Maybe I’d begun with hopes too high. I know of too many instances where even a “good” setup isn’t great. I can’t fault a text for not being exactly what I wanted it to be. I will say, even with my reaction to these stories, I appreciate the fact that these people are recognizing the privileged position academics hold, contributing to a conversation very worth having, and coming up with recommendations for how to improve very important (and too often ignored) workplace issues. Additionally, there’s something valuable to draw from this text – and even from my disappointment in said text. Work-life “balance,” the “right” way of raising up a child, the “only” way to host a wedding – all of these are so wildly individualized, there’s no way that one text is ever going to do everything for everyone. But in this instance, in propelling me toward a visceral reaction to what others term “balance,” I came away with a better sense of my own vision of what that means. And I felt more confident about the choices my husband and I have made on our eleven-month journey with our tiny human. That said, our practices wouldn’t be perfect for everyone, just as the authors’ practices would not have been realistic for me or my family. So be it. Throughout the text, that was the common thread: individuals working out scenarios that worked best for them in their individual circumstances. Of course as I think about this, I think how nice it would be if there were a some kind of structural change, an attempt by our leadership and institutions to guarantee a smoother effort toward the blend of work and home through actual policy. Alas. You may say I’m a dreamer (or a socialist), but that would alleviate so much of the tension women – and men – feel in their efforts to do and be all that they wish to do and be. (As an aside: it was staggering to see how many women had to come up with “solutions” to their pregnancies on their own; very few institutions had policies in place.)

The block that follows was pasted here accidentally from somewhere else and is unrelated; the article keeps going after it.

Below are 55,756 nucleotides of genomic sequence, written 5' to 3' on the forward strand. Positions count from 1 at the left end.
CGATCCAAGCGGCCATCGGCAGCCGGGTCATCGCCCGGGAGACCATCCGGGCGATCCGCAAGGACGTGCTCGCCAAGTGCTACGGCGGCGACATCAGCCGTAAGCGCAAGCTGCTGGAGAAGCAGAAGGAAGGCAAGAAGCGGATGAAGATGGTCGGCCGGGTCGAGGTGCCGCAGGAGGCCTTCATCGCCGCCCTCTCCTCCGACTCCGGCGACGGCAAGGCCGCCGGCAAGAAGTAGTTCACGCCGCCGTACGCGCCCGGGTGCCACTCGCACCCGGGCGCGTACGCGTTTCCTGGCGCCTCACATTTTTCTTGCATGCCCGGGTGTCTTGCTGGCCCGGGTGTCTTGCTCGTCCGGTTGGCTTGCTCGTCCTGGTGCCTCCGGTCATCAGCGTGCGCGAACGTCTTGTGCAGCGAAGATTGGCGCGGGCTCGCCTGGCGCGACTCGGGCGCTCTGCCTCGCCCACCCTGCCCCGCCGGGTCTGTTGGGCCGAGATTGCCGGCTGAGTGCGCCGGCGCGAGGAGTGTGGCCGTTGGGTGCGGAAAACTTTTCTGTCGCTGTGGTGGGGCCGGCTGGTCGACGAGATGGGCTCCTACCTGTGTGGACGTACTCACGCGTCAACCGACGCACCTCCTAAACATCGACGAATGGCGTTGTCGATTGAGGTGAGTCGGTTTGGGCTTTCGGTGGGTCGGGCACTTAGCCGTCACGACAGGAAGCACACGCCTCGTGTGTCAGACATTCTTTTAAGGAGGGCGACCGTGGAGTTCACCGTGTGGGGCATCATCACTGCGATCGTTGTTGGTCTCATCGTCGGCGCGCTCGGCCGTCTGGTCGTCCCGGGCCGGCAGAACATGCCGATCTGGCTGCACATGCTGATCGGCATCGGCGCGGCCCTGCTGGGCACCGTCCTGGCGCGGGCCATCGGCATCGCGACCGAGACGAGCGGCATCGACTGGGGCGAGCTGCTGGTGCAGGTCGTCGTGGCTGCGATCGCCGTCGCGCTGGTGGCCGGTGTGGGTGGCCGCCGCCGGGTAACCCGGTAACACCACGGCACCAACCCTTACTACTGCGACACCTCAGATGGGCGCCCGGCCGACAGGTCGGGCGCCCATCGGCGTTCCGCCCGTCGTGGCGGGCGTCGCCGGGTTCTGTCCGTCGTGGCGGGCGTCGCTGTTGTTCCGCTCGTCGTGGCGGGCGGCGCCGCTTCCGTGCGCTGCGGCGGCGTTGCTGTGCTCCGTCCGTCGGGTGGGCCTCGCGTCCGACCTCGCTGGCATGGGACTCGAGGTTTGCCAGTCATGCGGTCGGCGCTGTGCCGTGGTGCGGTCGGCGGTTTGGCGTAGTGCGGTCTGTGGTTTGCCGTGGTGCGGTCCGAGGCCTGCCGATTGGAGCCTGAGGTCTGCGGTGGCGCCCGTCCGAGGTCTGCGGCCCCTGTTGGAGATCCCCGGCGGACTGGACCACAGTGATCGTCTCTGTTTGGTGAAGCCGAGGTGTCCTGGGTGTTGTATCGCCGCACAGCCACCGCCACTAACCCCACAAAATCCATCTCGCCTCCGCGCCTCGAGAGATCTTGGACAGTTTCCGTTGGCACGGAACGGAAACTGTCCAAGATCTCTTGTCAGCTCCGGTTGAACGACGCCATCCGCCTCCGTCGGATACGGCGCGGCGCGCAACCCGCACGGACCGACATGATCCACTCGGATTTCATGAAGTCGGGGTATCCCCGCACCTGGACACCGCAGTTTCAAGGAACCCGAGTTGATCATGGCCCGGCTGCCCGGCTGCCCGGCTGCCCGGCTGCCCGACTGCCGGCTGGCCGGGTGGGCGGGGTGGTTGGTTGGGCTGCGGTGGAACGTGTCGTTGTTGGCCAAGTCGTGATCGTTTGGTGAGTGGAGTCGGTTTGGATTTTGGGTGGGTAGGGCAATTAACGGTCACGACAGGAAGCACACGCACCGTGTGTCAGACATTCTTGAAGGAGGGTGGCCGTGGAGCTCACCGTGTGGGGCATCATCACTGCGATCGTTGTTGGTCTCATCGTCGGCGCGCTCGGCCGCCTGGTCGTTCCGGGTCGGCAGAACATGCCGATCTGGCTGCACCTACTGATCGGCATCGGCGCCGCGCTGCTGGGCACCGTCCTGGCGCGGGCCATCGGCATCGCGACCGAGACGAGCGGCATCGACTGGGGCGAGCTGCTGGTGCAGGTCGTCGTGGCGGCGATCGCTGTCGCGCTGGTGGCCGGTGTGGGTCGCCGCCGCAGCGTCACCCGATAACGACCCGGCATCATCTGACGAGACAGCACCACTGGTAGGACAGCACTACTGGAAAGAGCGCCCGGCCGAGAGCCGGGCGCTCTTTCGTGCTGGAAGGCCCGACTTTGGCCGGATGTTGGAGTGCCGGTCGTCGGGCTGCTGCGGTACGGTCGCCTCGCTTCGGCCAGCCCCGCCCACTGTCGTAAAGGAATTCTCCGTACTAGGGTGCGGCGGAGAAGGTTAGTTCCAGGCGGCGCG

Am I offering solutions here? No way. After all, I’m no Kim Kardashian (http://jezebel.com/kim-kardashian-knows-all-about-being-a-working-mom-1601998628). I would never presume to speak for everyone, and I’m still looking for advice. As a person who wants answers to my questions and solutions to my problems and who has long looked to books for knowledge and direction, I’m not about to go cold turkey. Upon reconsideration, it’s possible that I have learned something during my last few months of advice seeking. As I move forward, I’ll aim to remember to be savvier in my reading: taking what fits, disregarding the rest, and looking beyond the written word to the experiences and counsel of friends who are willing to share. In so doing, maybe I’ll be able to empathize more with my historical subjects who looked to prescriptive texts for answers, and practice in my personal life will yield professional results.
Slate’s Gentleman Scholar recently engaged with the question: Should men ask their future in-laws for permission to marry their daughters? Is this charmingly old-fashioned or disgustingly sexist? (http://www.slate.com/articles/life/weddings/2014/06/asking_future_in_laws_for_permission_to_marry_their_daughter_a_tradition.html)